entire milk industry," according to Tom Gallagher, CEO of Dairy
Management, the cooperative effort of the NDB and UDIA. "People
already know the nutritional benefits of milk. Now we want to
remind them of the occasion when nothing but milk will do." The ad
campaign will run through 1995 and feature 15- and 30-second
television commercials and radio ads.
Source: Joel McNair, "Monsanto Claims Posilac a Big Success," AGRI
VIEW, September 23, 1994; Gordon S. Carlson, "Monsanto Releases
Figures on BST Sales in First Six Months," FEEDSTUFFS, September 19,
194; Robert Steyer, "Discount Ending; Monsanto to Adjust Pricing on
its BST," ST. LOUIS POST-DISPATCH, September 20, 1994; "Farmers
Have Mixed Feelings About BST," AGWEEK, September 12, 1994;
"Controversial Hormone Hasn't Decreased Sales," AGWEEK, September
26, 1994; "Hormones: Move to Strengthen Controls Amist New
Anti-BST Campaign," EUROPEAN REPORT, September 21, 1994;
"Hormones: ESC Urges More Research Into BST As Opposition Grows,"
EUROPE ENVIRONMENT, September 27, 1994; Colin Spencer, "Designer
Genes," THE GUARDIAN, September 24, 1994; "Stonyfield Launches
'Just Say Moo' Campaign," REUTER, September 15, 1994; "New Ad
Campaign for Milk," Farming Today, UPI, September 27, 1994.
ESPY CONTINUES TO BE EMBROILED IN CONTROVERSY
Rumors coming out of Washington indicate that Secretary of
Agriculture Mike Espy may not last much longer after it was
revealed earlier this year that he had accepted gifts from chicken
giant Don Tyson, a leader in an industry regulated by the USDA. The
latest reports are thatthe secretary is paying back thousands of
dollars to correct his alleged improprieties. "Espy is dead. He has
lost any moral credibility," said one official. Among the most recent
reimbursements issued by Espy are $450 to the American Crop
Protection Association for a one-night stay at a resort and $6,200 in
lease payments on a Jeep Cherokee that he kept at the Jackson,
Mississippi airport for use while at home. Donald Smaltz, the
independent investigator looking into the Espy case, said reimbursing
the government will not exempt Espy fom possible criminal charges
under the 1907 Meat Inspection Act, which bars government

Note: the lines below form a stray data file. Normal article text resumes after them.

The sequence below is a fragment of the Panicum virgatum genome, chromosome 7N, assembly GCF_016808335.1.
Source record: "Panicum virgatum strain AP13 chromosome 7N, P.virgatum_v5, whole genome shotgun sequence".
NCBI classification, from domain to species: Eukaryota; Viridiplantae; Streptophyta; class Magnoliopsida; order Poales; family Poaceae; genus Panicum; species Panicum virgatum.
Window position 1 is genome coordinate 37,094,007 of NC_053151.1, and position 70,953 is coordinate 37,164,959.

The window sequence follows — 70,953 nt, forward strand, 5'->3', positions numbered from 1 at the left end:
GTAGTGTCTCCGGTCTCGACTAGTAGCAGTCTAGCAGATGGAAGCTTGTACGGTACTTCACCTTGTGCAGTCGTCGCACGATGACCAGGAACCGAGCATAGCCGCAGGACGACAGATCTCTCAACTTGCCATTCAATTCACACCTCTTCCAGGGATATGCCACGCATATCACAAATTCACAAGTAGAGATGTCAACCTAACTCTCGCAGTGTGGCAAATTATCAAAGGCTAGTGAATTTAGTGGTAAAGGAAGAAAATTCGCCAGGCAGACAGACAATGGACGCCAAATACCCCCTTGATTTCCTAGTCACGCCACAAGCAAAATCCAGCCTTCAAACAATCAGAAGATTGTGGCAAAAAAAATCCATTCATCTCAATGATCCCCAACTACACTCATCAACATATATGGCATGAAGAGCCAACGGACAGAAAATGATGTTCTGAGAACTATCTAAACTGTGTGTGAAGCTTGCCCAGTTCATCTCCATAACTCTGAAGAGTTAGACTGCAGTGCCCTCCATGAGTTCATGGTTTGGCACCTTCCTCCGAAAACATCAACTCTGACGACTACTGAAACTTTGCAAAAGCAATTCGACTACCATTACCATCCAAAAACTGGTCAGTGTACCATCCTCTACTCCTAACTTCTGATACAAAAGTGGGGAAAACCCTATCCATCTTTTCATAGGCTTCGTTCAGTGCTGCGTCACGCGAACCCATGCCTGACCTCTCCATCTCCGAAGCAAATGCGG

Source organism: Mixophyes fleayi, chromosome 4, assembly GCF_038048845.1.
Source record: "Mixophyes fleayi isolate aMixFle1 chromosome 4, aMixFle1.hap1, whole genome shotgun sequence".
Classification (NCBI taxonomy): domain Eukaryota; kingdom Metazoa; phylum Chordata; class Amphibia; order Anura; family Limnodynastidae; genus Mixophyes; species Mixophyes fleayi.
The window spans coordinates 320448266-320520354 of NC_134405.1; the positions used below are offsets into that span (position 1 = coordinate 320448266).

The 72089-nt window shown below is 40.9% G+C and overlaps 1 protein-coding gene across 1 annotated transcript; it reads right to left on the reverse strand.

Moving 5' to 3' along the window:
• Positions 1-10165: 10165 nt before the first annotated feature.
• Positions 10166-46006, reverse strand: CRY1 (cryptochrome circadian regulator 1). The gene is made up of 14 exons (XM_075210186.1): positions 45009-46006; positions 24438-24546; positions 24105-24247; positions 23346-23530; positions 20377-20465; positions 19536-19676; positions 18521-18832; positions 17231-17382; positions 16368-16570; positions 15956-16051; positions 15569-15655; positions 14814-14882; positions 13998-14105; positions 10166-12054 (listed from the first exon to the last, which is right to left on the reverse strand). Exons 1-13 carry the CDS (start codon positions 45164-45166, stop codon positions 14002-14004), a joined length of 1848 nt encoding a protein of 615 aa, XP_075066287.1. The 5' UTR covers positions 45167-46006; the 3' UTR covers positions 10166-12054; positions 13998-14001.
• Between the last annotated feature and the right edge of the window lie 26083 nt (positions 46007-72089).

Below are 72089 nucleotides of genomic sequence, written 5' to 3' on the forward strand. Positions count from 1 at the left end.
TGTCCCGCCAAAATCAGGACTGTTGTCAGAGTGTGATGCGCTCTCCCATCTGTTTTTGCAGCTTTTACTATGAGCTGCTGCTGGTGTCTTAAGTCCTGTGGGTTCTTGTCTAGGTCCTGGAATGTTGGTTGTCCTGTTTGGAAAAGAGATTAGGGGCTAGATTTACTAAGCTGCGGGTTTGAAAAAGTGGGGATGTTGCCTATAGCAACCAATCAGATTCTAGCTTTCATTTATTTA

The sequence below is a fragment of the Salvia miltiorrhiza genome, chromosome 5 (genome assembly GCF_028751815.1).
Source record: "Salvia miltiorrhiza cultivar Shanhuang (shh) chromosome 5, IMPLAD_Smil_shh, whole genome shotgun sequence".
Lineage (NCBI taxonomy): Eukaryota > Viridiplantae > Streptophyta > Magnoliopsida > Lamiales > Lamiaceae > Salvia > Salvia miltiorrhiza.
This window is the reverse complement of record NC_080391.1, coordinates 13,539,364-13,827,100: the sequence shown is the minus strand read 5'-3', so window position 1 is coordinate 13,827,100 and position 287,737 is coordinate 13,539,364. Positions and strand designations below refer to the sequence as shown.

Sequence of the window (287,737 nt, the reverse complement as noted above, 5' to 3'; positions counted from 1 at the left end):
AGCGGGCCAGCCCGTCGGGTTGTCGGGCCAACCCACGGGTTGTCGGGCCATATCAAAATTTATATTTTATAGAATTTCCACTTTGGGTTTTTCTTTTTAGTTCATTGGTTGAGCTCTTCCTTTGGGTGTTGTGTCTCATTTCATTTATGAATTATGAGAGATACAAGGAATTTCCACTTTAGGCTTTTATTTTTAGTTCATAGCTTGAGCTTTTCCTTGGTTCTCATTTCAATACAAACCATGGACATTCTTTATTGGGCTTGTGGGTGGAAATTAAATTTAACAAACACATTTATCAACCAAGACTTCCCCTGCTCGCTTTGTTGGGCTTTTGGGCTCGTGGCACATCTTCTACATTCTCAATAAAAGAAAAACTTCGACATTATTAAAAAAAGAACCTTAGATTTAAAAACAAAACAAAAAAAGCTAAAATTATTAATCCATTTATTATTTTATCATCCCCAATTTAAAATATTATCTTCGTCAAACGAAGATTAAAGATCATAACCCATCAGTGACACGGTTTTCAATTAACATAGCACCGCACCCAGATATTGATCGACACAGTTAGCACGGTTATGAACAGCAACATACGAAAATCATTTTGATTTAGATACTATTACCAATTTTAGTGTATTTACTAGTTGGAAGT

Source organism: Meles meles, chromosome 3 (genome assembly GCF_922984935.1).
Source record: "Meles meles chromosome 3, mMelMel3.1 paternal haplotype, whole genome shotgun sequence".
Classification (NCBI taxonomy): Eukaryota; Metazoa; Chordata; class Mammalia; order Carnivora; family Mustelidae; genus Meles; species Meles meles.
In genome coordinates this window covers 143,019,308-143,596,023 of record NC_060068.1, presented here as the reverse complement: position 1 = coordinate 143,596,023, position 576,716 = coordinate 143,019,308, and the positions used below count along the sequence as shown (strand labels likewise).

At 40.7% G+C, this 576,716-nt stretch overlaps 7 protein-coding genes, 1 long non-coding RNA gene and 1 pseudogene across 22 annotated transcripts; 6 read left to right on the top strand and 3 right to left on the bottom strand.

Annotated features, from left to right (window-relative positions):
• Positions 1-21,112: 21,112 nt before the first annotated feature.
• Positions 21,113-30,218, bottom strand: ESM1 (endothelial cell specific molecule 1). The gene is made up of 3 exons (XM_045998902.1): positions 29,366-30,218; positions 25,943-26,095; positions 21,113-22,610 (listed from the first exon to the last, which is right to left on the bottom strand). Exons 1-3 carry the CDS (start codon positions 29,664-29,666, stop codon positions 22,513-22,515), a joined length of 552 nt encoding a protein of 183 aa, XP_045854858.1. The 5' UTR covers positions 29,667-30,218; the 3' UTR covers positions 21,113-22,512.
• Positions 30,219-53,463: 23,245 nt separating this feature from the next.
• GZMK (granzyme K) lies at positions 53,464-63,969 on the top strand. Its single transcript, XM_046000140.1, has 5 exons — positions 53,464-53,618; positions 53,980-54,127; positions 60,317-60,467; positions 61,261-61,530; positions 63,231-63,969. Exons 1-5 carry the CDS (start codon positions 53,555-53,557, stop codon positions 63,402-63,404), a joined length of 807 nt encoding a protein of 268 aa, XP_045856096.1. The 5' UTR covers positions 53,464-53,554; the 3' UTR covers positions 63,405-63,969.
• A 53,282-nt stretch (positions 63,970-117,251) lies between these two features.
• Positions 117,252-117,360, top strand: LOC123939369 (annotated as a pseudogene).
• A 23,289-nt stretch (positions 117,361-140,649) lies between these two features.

employees from accepting gifts from industries which they regulate.
Espy continues to maintain his inncence and President Clinton
stands by him, according to Press Secretary DeeDee Myers.
Source: Magie McNeil, "Support for Embattled U.S. Agriculture Chief
Eroding," REUTER, September 21, 1994; "White House Says Clinton
Won't Judge Espy Yet," REUTER, September 21, 1994; Bruce Ingersoll,
"Espy's Repayment Isn't a Defense, Counsel Asserts," WALL STREET
JOURNAL, September 27, 1994; "Agriculture Secretary Espy Says He
Will Be Cleared," REUTER, September 22, 1994; Susan Schmidt and
Sharon LaFraniere, "Espy Reimburses USDA for Lease Payments on
Jeep," WASHINGTON POST, September 20, 1994; Sharon LaFraniere,
"Espy Repaid Expenses to Trade Association," WASHINGTON POST,
September 21, 1994.
CITIZENS GATHER TO URGE MEAT INDUSTRY TO CLEAN UP ITS ACT
Today in San Francisco, an E. coli victims' advocate and the Vermont-
based Food & Water will gather to raise awareness about the growing
problem of E. coli contamination in the nation's meat supply. Kathi
Allen began working with families in the Pacific Northwest after the
outbreak of E. coli poisoning in late 1992 linked to hamburgers from
the Jack-in-the-Box fast food chain. "The meat industry must accept
its responsibility for the real work of controlling the E. coli threat,"
she said. Allen's nephew was one of more than 600 children -- at
least three of whom died -- who became ill during the outbreak.
"Having been in intensive care wards watching children
hemorrhaging, seeing them hooked up to life support ... and some
dying, I can tell you that the consumer end of the food chain cannot
mop-up what should have been prevented at the industry's end," she
said. In addition to rasing awareness about E. coli, participants will
also demand that the industry not turn o irradiation as a way of
cleaning up the nation's meat supply. "Exposing dirty meat to
radiation the equivalent of 30 million chest X-rays will not make it
safe," said Food & Water executive dector Michael Colby.
"Consumers want real solutions to the meat contamination problem,
not dangerous gimmicks like irradiation that leave carcinogenic
residues, deplete nutritional quality and threaten the environment."
The news conference will take place at the nnual meeting of the
American Meat Institute, where former housing secretary Jack Kemp
will be the featured speaker. For more information contct Food &
Water, Depot Hill Road, RR 1 Box 11, Marshfield, VT 05658, Tel:
The event is timely in light of a recent outbreak of E. coli poisoning in
New York state. The illnesses of at least nine people have been
traced back to contaminated meat at an Oktoberfest in Rochester,
New York earlier this month. Twenty other cases are being
investigated by the state health department. Gerald Moore, a
spokesperson for the state Department of Agriculture and Markets,
was quick to point out that "the experts at this point are inclined to
think it's probably the result f improper handling of food at the
Reports out of Florida indicate that the nation's only irradiation plant
is struggling tosurvive. The Food Technology Service, formerly
known as Vindicator, blames its lack of activity on the USDA's slow